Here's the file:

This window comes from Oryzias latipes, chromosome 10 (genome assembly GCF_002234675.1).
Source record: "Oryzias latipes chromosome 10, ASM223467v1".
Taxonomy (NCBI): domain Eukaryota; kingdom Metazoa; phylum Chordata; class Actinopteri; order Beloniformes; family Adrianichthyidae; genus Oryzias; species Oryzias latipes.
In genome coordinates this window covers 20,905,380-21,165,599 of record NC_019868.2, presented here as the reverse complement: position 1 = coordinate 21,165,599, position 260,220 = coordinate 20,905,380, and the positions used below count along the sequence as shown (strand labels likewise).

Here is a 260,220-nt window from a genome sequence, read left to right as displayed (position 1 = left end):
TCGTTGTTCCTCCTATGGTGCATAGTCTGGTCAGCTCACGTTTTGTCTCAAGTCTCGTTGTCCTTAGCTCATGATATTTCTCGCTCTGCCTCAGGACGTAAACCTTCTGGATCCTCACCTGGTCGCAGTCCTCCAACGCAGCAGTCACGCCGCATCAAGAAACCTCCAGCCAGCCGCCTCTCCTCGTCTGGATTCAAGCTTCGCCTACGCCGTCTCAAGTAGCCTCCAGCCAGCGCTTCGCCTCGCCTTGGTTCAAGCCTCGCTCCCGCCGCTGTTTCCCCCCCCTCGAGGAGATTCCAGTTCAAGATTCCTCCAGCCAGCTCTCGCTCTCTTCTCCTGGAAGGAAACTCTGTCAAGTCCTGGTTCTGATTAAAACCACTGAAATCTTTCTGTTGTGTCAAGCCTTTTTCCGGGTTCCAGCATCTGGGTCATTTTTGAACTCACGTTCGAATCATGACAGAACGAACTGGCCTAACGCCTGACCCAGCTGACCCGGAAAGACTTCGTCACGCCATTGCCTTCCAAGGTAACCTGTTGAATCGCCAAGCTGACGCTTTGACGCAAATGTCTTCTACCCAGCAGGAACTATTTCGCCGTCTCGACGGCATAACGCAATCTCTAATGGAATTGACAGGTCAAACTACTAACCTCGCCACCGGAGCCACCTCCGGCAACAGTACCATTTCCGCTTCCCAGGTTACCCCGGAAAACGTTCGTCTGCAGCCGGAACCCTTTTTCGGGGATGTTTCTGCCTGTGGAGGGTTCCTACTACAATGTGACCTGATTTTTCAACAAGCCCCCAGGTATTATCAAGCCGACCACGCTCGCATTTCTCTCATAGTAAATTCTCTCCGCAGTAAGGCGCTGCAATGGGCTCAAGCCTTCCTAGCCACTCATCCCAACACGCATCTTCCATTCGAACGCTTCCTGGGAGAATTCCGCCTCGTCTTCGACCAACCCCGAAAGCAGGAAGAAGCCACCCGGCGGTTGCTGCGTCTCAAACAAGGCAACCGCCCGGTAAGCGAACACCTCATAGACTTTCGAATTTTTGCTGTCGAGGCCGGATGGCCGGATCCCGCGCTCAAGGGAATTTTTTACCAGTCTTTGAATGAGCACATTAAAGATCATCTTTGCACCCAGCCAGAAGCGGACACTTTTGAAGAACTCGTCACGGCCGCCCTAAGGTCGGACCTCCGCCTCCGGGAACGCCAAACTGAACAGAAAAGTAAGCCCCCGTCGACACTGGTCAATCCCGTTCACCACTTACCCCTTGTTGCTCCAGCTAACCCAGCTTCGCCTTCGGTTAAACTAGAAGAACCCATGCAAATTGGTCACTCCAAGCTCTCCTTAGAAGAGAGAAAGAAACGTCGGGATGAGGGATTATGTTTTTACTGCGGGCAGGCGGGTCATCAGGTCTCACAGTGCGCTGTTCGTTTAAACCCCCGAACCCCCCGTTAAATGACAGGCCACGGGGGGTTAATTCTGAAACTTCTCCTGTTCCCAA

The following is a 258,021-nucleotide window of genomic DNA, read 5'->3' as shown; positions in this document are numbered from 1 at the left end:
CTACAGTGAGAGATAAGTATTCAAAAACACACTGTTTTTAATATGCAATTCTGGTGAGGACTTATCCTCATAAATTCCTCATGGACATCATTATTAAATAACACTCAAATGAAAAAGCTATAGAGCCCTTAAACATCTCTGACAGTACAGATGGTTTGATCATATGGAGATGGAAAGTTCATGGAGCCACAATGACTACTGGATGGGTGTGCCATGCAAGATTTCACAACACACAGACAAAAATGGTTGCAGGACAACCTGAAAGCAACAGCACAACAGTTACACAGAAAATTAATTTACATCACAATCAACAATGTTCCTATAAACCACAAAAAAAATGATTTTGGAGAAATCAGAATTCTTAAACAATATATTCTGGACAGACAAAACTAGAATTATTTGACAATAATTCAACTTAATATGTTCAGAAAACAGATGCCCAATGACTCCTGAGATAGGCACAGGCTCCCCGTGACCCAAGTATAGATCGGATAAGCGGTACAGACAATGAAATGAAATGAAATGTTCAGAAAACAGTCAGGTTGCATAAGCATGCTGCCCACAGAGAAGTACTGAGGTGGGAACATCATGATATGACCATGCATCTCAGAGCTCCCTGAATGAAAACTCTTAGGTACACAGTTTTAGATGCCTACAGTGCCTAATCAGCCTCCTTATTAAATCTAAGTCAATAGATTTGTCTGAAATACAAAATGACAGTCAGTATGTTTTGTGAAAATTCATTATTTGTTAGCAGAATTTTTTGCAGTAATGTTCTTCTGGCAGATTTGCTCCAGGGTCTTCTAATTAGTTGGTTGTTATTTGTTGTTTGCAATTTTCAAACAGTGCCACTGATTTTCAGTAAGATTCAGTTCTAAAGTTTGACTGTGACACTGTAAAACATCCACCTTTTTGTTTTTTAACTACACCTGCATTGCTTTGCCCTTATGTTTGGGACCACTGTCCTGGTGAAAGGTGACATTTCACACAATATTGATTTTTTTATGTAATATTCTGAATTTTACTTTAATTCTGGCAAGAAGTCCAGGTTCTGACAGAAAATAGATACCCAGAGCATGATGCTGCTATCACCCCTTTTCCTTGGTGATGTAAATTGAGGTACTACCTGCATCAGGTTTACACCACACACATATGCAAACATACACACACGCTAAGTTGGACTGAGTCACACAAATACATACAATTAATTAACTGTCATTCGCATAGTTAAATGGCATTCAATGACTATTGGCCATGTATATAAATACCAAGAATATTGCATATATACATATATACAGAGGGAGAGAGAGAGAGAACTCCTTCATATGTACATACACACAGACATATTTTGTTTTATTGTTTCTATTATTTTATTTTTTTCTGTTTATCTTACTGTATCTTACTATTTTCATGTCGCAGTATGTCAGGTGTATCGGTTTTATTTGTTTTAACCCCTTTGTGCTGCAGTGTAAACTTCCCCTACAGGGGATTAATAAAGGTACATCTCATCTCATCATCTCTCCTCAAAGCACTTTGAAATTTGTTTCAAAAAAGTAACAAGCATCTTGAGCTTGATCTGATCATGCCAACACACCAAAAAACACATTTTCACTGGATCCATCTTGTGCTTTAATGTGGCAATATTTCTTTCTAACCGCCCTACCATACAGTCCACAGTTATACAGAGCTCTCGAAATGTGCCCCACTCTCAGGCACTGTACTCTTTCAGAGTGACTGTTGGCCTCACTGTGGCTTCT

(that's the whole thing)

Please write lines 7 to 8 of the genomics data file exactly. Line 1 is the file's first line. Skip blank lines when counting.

The following is a 258,021-nucleotide window of genomic DNA, read 5'->3' as shown; positions in this document are numbered from 1 at the left end:
CTACAGTGAGAGATAAGTATTCAAAAACACACTGTTTTTAATATGCAATTCTGGTGAGGACTTATCCTCATAAATTCCTCATGGACATCATTATTAAATAACACTCAAATGAAAAAGCTATAGAGCCCTTAAACATCTCTGACAGTACAGATGGTTTGATCATATGGAGATGGAAAGTTCATGGAGCCACAATGACTACTGGATGGGTGTGCCATGCAAGATTTCACAACACACAGACAAAAATGGTTGCAGGACAACCTGAAAGCAACAGCACAACAGTTACACAGAAAATTAATTTACATCACAATCAACAATGTTCCTATAAACCACAAAAAAAATGATTTTGGAGAAATCAGAATTCTTAAACAATATATTCTGGACAGACAAAACTAGAATTATTTGACAATAATTCAACTTAATATGTTCAGAAAACAGATGCCCAATGACTCCTGAGATAGGCACAGGCTCCCCGTGACCCAAGTATAGATCGGATAAGCGGTACAGACAATGAAATGAAATGAAATGTTCAGAAAACAGTCAGGTTGCATAAGCATGCTGCCCACAGAGAAGTACTGAGGTGGGAACATCATGATATGACCATGCATCTCAGAGCTCCCTGAATGAAAACTCTTAGGTACACAGTTTTAGATGCCTACAGTGCCTAATCAGCCTCCTTATTAAATCTAAGTCAATAGATTTGTCTGAAATACAAAATGACAGTCAGTATGTTTTGTGAAAATTCATTATTTGTTAGCAGAATTTTTTGCAGTAATGTTCTTCTGGCAGATTTGCTCCAGGGTCTTCTAATTAGTTGGTTGTTATTTGTTGTTTGCAATTTTCAAACAGTGCCACTGATTTTCAGTAAGATTCAGTTCTAAAGTTTGACTGTGACACTGTAAAACATCCACCTTTTTGTTTTTTAACTACACCTGCATTGCTTTGCCCTTATGTTTGGGACCACTGTCCTGGTGAAAGGTGACATTTCACACAATATTGATTTTTTTATGTAATATTCTGAATTTTACTTTAATTCTGGCAAGAAGTCCAGGTTCTGACAGAAAATAGATACCCAGAGCATGATGCTGCTATCACCCCTTTTCCTTGGTGATGTAAATTGAGGTACTACCTGCATCAGGTTTACACCACACACATATGCAAACATACACACACGCTAAGTTGGACTGAGTCACACAAATACATACAATTAATTAACTGTCATTCGCATAGTTAAATGGCATTCAATGACTATTGGCCATGTATATAAATACCAAGAATATTGCATATATACATATATACAGAGGGAGAGAGAGAGAGAACTCCTTCATATGTACATACACACAGACATATTTTGTTTTATTGTTTCTATTATTTTATTTTTTTCTGTTTATCTTACTGTATCTTACTATTTTCATGTCGCAGTATGTCAGGTGTATCGGTTTTATTTGTTTTAACCCCTTTGTGCTGCAGTGTAAACTTCCCCTACAGGGGATTAATAAAGGTACATCTCATCTCATCATCTCTCCTCAAAGCACTTTGAAATTTGTTTCAAAAAAGTAACAAGCATCTTGAGCTTGATCTGATCATGCCAACACACCAAAAAACACATTTTCACTGGATCCATCTTGTGCTTTAATGTGGCAATATTTCTTTCTAACCGCCCTACCATACAGTCCACAGTTATACAGAGCTCTCGAAATGTGCCCCACTCTCAGGCACTGTACTCTTTCAGAGTGACTGTTGGCCTCACTGTGGCTTCT